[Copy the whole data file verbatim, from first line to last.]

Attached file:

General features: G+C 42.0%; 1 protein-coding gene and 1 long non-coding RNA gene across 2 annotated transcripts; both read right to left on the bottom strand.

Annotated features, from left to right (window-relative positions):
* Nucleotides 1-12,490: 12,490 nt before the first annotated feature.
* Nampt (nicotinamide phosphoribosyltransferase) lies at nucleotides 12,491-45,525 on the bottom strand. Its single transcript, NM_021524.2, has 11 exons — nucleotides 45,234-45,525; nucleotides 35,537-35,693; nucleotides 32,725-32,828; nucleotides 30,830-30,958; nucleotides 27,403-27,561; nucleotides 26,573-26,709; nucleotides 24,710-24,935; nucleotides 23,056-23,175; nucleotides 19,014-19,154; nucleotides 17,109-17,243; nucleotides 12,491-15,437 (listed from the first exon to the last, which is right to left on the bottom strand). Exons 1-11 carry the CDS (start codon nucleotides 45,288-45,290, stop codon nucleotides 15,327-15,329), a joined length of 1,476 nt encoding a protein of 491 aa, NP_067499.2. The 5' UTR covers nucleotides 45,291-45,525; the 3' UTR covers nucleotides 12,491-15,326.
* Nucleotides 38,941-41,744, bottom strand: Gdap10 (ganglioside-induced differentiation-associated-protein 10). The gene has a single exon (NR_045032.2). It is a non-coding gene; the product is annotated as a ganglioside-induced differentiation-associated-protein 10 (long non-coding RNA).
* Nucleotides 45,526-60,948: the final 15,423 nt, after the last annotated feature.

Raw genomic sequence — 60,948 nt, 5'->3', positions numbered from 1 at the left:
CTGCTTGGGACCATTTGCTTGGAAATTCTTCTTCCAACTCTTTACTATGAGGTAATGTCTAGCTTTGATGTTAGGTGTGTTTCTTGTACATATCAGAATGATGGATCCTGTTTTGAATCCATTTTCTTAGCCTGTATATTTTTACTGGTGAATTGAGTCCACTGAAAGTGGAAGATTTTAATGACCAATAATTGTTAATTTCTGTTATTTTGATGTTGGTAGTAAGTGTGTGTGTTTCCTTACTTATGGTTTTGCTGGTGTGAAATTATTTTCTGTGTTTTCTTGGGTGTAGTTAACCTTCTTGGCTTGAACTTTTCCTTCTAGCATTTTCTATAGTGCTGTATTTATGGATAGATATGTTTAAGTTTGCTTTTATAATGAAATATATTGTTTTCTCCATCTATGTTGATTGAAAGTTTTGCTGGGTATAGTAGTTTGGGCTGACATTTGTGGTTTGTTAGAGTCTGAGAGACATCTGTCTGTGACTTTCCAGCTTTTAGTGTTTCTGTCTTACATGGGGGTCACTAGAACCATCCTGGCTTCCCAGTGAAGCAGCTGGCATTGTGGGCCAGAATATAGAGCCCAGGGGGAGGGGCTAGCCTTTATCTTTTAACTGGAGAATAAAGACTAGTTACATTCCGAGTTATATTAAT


General features: G+C 42.0%; 1 protein-coding gene and 1 long non-coding RNA gene across 2 annotated transcripts; both read right to left on the bottom strand.

Annotated features, from left to right (window-relative positions):
* Nucleotides 1-12,490: 12,490 nt before the first annotated feature.
* Nampt (nicotinamide phosphoribosyltransferase) lies at nucleotides 12,491-45,525 on the bottom strand. Its single transcript, NM_021524.2, has 11 exons — nucleotides 45,234-45,525; nucleotides 35,537-35,693; nucleotides 32,725-32,828; nucleotides 30,830-30,958; nucleotides 27,403-27,561; nucleotides 26,573-26,709; nucleotides 24,710-24,935; nucleotides 23,056-23,175; nucleotides 19,014-19,154; nucleotides 17,109-17,243; nucleotides 12,491-15,437 (listed from the first exon to the last, which is right to left on the bottom strand). Exons 1-11 carry the CDS (start codon nucleotides 45,288-45,290, stop codon nucleotides 15,327-15,329), a joined length of 1,476 nt encoding a protein of 491 aa, NP_067499.2. The 5' UTR covers nucleotides 45,291-45,525; the 3' UTR covers nucleotides 12,491-15,326.
* Nucleotides 38,941-41,744, bottom strand: Gdap10 (ganglioside-induced differentiation-associated-protein 10). The gene has a single exon (NR_045032.2). It is a non-coding gene; the product is annotated as a ganglioside-induced differentiation-associated-protein 10 (long non-coding RNA).
* Nucleotides 45,526-60,948: the final 15,423 nt, after the last annotated feature.

Raw genomic sequence — 60,948 nt, 5'->3', positions numbered from 1 at the left:
CTGCTTGGGACCATTTGCTTGGAAATTCTTCTTCCAACTCTTTACTATGAGGTAATGTCTAGCTTTGATGTTAGGTGTGTTTCTTGTACATATCAGAATGATGGATCCTGTTTTGAATCCATTTTCTTAGCCTGTATATTTTTACTGGTGAATTGAGTCCACTGAAAGTGGAAGATTTTAATGACCAATAATTGTTAATTTCTGTTATTTTGATGTTGGTAGTAAGTGTGTGTGTTTCCTTACTTATGGTTTTGCTGGTGTGAAATTATTTTCTGTGTTTTCTTGGGTGTAGTTAACCTTCTTGGCTTGAACTTTTCCTTCTAGCATTTTCTATAGTGCTGTATTTATGGATAGATATGTTTAAGTTTGCTTTTATAATGAAATATATTGTTTTCTCCATCTATGTTGATTGAAAGTTTTGCTGGGTATAGTAGTTTGGGCTGACATTTGTGGTTTGTTAGAGTCTGAGAGACATCTGTCTGTGACTTTCCAGCTTTTAGTGTTTCTGTCTTACATGGGGGTCACTAGAACCATCCTGGCTTCCCAGTGAAGCAGCTGGCATTGTGGGCCAGAATATAGAGCCCAGGGGGAGGGGCTAGCCTTTATCTTTTAACTGGAGAATAAAGACTAGTTACATTCCGAGTTATATTAAT